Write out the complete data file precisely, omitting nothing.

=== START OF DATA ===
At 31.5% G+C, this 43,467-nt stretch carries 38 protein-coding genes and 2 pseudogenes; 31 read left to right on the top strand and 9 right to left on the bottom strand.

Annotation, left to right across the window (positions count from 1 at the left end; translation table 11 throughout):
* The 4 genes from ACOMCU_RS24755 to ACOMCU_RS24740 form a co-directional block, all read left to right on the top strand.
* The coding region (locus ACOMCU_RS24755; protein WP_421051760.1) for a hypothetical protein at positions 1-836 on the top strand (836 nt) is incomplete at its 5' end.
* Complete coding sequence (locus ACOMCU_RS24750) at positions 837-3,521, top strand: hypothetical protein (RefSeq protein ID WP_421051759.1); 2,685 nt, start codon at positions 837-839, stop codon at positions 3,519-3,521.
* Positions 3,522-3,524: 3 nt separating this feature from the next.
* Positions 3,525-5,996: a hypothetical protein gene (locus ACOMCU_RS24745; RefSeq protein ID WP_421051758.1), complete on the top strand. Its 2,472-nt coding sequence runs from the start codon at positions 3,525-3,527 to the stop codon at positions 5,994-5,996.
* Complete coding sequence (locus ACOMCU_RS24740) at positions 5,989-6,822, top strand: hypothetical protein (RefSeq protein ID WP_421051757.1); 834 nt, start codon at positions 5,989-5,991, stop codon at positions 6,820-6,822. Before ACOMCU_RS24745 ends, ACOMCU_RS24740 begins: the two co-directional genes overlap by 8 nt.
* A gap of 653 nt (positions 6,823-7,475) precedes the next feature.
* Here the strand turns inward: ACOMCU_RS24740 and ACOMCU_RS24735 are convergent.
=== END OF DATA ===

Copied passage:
At 31.5% G+C, this 43,467-nt stretch carries 38 protein-coding genes and 2 pseudogenes; 31 read left to right on the top strand and 9 right to left on the bottom strand.

Annotation, left to right across the window (positions count from 1 at the left end; translation table 11 throughout):
* The 4 genes from ACOMCU_RS24755 to ACOMCU_RS24740 form a co-directional block, all read left to right on the top strand.
* The coding region (locus ACOMCU_RS24755; protein WP_421051760.1) for a hypothetical protein at positions 1-836 on the top strand (836 nt) is incomplete at its 5' end.
* Complete coding sequence (locus ACOMCU_RS24750) at positions 837-3,521, top strand: hypothetical protein (RefSeq protein ID WP_421051759.1); 2,685 nt, start codon at positions 837-839, stop codon at positions 3,519-3,521.
* Positions 3,522-3,524: 3 nt separating this feature from the next.
* Positions 3,525-5,996: a hypothetical protein gene (locus ACOMCU_RS24745; RefSeq protein ID WP_421051758.1), complete on the top strand. Its 2,472-nt coding sequence runs from the start codon at positions 3,525-3,527 to the stop codon at positions 5,994-5,996.
* Complete coding sequence (locus ACOMCU_RS24740) at positions 5,989-6,822, top strand: hypothetical protein (RefSeq protein ID WP_421051757.1); 834 nt, start codon at positions 5,989-5,991, stop codon at positions 6,820-6,822. Before ACOMCU_RS24745 ends, ACOMCU_RS24740 begins: the two co-directional genes overlap by 8 nt.
* A gap of 653 nt (positions 6,823-7,475) precedes the next feature.
* Here the strand turns inward: ACOMCU_RS24740 and ACOMCU_RS24735 are convergent.